CRA taking action against primary residence exemption: what you need to know

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Jamie Golombek: For a property to qualify as your primary residence, four criteria must be met

When you sell your home, you usually don't have to pay tax on any profit from the sale because of the PRE. When you sell your home, you usually don’t have to pay tax on any profit from the sale because of the PRE. Photo by David Bloom/Postmedia

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If you sold your primary residence in 2021, you must report that sale on your 2021 tax return, usually on May 2, 2022, even if it qualifies in full for the primary residence exemption (PRE).

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The designation of your primary residence is listed on the second page of Appendix 3 of your return, and you must also complete the relevant sections of Form T2091(IND), Designation of a residence as primary residence by a person.

For a property to qualify as your primary residence for a given tax year, four criteria under the Income Tax Act must be met: the property must be a residential unit; you must own the home (alone or together with someone else); you or your spouse (or cohabiting partner) or children must “normally occupy” the home; and you must ‘designate’ the house as your main residence.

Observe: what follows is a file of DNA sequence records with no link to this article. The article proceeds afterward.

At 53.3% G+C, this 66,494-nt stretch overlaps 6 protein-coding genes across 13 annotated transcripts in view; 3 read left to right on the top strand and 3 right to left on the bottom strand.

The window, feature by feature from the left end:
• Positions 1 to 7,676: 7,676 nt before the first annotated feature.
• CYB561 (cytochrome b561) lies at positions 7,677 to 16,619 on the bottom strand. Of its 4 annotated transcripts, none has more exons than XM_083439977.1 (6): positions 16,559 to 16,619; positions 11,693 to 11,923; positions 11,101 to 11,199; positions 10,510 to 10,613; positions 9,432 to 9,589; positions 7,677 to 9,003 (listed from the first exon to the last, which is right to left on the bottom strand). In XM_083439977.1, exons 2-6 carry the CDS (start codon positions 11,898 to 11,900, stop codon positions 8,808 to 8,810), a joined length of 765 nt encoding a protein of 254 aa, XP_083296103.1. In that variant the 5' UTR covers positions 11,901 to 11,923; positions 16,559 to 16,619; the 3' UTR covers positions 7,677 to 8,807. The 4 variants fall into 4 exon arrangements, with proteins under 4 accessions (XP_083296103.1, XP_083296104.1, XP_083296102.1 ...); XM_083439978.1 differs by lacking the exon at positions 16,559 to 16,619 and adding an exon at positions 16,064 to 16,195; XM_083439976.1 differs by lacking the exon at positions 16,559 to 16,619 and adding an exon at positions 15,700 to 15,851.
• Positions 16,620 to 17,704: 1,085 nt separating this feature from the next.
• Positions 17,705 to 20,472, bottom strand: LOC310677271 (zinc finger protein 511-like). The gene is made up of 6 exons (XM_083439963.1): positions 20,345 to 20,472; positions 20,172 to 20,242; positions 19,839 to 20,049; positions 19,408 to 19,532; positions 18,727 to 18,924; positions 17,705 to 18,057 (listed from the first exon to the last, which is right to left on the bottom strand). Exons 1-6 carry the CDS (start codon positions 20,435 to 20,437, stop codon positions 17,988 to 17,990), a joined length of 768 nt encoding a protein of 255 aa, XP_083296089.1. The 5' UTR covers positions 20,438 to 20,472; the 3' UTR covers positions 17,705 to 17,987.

Please note that a seasonal home such as a cottage, cabin, lake house or even ski chalet can be considered “usually occupied during the year”, even if you only use it during holiday periods “provided the main reason for the possession of the property is not to earn or produce income.”

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However, a rental property is generally not considered a primary residence and you could run into capital gains tax problems if you sell one in 2021. Likewise, you cannot claim the PRE if you bought or built a house with the aim of selling it for a profit.

In recent years, the Canada Revenue Agency has cracked down on alleged abuses of the exemption, most recently with a letter-writing campaign, in which it sent letters to individuals “who may have misapplied the Primary Residence Exemption (PRE)”.

A rental home is generally not considered a primary residence. A rental home is generally not considered a primary residence. Photo by Julie Oliver/Postmedia

As of January, educational letters have been sent to approximately 1,700 taxpayers claiming the PRE in two specific scenarios. The first letter was addressed to taxpayers who claimed the PRE for two consecutive years and the second letter was addressed to taxpayers who claimed the PRE and previously reported gross rental income in their tax return.

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“The CRA uses an education-centric approach and aims to help recipients understand how to properly report a property decision,” CRA spokesman Hayley Hanks said in an email. “Individuals who received a letter were given the option to contact a CRA agent to explain how to use the PRE, or to change their return if appropriate.”

The CRA letters

The first letter was sent to taxpayers who requested the PRE in both their 2018 and 2019 tax returns. The letter identifies the properties on which the taxpayer has claimed the PRE and further explains that when you sell your property, because of the PRE, you usually not have to pay tax on any profit from the sale.